Limited edition bottle performances
An extract from Liv-ex Market Insights –
Cos d’Estournel 2020 and limited edition bottle performances
A new milestone
Last year was the 20th anniversary of the Second Growth’s acquisition by Michel Reybier.
To mark the occasion, it has been revealed that the 2020 vintage from the estate will be bottled in a unique, black and gold engraved bottle featuring the property’s distinctive château and its pagodas.
The wine has not yet been offered en primeur but there are some early scores and notes for the wine, including 18.5 James Lawther MW writing for JancisRobinson.com and a 97-98 from James Suckling.
Marking important milestones with special bottles or unique labels has become an increasingly popular trend in Bordeaux in recent years.
Mouton Rothschild might be said to have helped popularise this trend and its 2000 vintage, in the bottle engraved with the gold ‘Augsburg Ram’, is one of the most famous examples.
Angélus and Pavie marked their elevation to Grand Cru Classé ‘A’ status with engraved bottles for their 2012 vintages. Margaux marked its 200th anniversary in 2015 with a special bottle and Lafite occasionally adds a small engraving to the front of the bottle in notable years – most recently for the 2018 vintage which marked the 150th year of ownership by the Rothschild family.
But do these bottles out-perform in the market? Some do. Mouton’s 2000 vintage has risen over 1,000% in price since its En Primeur release, from £1,580 per dozen to £19,850 today – despite lacking a stellar score from Neal Martin, delivered in 2018.
Meanwhile, as examined in a recent article on the performance of the First Growths in ‘great’ vintages, Margaux’s 2015 is one of the best-performing First Growth wines, its price having risen 137% since release.
Lafite’s 2008 vintage, engraved with the Chinese for ‘eight’, is up 284% since release (although down from its 2010 peak of £14,000), while the estate’s 2018 has been one of the top-performing Bordeaux wines so far this year, its Market Price rising 5.5% in April alone.
Performance elsewhere can prove more varied. Angélus and Pavie’s 2012 wines for example have both risen post release, but while the former’s wine has enjoyed a 93% gain, Pavie’s is up by 26% at present.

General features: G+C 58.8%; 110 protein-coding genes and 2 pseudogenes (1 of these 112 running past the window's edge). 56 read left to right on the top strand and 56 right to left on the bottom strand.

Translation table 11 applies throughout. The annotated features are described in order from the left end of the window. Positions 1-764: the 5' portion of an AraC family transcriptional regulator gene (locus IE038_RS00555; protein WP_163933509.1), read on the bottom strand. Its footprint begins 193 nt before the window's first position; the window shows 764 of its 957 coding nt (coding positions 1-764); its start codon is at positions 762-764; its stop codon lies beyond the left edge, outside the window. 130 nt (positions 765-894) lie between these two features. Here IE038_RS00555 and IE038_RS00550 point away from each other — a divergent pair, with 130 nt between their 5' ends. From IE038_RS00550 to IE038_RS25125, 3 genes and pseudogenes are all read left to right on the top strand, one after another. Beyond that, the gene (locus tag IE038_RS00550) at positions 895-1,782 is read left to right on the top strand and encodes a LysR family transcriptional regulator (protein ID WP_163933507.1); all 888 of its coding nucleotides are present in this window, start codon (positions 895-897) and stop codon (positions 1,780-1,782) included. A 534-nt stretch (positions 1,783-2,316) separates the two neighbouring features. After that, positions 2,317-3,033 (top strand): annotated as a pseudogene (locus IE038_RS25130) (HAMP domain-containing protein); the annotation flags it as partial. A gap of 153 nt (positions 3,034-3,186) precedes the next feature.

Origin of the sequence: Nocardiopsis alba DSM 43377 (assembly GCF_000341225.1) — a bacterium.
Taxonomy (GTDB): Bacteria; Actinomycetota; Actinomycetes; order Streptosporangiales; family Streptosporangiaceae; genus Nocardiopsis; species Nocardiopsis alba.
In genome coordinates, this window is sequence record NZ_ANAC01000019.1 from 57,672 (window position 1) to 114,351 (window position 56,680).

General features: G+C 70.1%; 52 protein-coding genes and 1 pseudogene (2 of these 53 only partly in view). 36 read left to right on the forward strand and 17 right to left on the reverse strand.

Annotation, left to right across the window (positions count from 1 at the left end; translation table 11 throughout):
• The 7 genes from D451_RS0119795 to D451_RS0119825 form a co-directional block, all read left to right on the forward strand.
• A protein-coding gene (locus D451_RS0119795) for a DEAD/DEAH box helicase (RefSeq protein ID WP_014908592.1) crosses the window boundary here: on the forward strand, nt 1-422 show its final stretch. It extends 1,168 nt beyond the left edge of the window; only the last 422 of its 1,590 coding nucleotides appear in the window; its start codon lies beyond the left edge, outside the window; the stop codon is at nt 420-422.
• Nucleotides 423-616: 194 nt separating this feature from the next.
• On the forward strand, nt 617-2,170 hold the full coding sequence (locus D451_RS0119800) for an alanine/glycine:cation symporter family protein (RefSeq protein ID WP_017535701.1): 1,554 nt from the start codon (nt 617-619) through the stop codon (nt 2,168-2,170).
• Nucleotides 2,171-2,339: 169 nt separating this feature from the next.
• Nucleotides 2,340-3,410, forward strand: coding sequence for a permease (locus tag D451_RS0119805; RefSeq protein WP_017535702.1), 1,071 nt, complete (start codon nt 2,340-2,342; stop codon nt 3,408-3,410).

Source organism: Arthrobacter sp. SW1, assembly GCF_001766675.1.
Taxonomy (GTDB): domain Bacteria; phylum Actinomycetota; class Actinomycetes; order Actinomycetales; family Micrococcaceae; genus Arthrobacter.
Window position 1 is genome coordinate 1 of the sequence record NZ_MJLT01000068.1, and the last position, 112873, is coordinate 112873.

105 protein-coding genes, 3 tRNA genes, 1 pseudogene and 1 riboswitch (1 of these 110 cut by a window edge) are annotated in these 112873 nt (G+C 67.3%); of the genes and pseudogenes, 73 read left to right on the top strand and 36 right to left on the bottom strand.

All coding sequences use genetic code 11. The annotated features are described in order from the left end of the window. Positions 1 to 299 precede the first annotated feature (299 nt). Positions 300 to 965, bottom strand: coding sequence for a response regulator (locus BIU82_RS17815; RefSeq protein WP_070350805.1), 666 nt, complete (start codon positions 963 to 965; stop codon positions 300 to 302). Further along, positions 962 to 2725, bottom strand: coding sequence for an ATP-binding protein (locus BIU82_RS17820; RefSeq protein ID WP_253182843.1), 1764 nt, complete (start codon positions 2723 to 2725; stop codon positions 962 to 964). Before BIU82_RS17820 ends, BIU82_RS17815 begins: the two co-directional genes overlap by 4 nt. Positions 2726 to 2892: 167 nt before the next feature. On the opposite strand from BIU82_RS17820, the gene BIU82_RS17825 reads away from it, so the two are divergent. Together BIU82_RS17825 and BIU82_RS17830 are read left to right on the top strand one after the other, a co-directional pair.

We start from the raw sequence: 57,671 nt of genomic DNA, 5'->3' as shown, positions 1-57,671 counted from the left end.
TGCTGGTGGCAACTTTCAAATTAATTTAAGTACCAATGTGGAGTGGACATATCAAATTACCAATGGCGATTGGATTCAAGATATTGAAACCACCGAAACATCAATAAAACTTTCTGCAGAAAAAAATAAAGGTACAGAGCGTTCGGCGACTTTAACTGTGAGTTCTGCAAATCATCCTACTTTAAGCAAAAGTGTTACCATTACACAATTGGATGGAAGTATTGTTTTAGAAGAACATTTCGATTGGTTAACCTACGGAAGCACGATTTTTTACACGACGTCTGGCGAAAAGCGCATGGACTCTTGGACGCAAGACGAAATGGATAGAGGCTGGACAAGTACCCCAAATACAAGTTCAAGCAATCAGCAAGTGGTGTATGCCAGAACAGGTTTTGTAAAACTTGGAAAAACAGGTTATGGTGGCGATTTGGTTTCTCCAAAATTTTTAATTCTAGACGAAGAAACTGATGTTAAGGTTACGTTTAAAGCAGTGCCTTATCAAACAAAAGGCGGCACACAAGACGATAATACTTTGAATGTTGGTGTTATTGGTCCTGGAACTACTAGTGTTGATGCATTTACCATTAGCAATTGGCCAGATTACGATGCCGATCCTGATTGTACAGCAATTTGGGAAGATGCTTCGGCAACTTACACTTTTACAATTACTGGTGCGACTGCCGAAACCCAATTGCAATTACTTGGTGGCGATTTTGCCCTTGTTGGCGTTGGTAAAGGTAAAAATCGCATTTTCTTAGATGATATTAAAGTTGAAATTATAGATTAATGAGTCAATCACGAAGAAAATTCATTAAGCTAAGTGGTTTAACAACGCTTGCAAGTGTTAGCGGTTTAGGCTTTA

Both Smith Haut-Lafitte and Talbot bottled their 2016 vintages in commemorative bottles but, for the moment, neither has seen a rise – so limited-edition designs are not a one-way bet.
Just the bottle?
The question around limited-edition bottles is to what extent the appeal of the bottle design itself plays into secondary market gains.
When looking at the performance of this group of wines, one picks up on a definite pattern of price jumps (some big, some small) in the aftermath of a special bottle or label design announcement.
Both Margaux’s 2015 and Lafite’s 2018 wines saw their fortunes in the secondary market turn decisively in November 2017 (see chart above) and October 2020 respectively, when news of their proposed packaging broke.
Pavie 2012 saw a leap of 16% in the immediate aftermath of its spring 2015 silver label announcement. Angélus 2012 leapt a staggering 80% in the six months following the announcement of its commemorative label. Lafite 2008 wine went from trading at £8,500 per dozen on Tuesday 26th October 2010 to £10,500 at midday on Wednesday 27th, a rise of 20%, after the bottle engraving was unveiled. A month later it was trading at £13,500.
Commanding a premium
What clouds the issue with these announcements is that they often coincide with the moment these wines become physical and leading critics begin issuing in-bottle scores – often a time for increased activity for highly-regarded estates.
Nonetheless, limited edition designs clearly influence buying decisions, which would explain the premium many of these wines command against their peers.
Long term appeal
But what of the staying power of these wines? The 2008 Lafite, benefitted from its nod to the thriving China market in 2010 and had the benefit of being offered at a substantial discount to the 2007 at a time when Lafite was the leading label in fine wine.
That said, it went from being a top-performer to one of the worst when the market turned in 2011, and its current Market Price is around half what it was at its peak. Margaux’s 2015 has also seen its price soften since highs of nearly £13,000 a dozen in 2018.
Volatility is to be expected to an extent but it can be even greater for wines placed in the spotlight through a commemorative bottle. Although these wines can rocket upwards very quickly, is the initial buzz generated by the news enough to sustain the level it might reach?
For example, does it seem likely that the 2008 Lafite is going to double in price again, based on the strength of its one, small engraving?
That said, if a wine with a striking bottle really captures the market’s imagination there’s not much that can slow it down.
Mouton’s 2000 vintage is a case in point. Global downturns and market upheavals have been mere speedbumps to its progress over the last two decades. Even when Neal Martin rated it 89 in 2018 its price continued to rise.
It is clear that commemorative bottles do help influence the secondary market – but only to a point.
The allure of a collectible bottle can add to the mythos of a great vintage from a great estate. It is now a question of time to see which, if any, wine can replicate the performance of Mouton’s Augsburg Ram.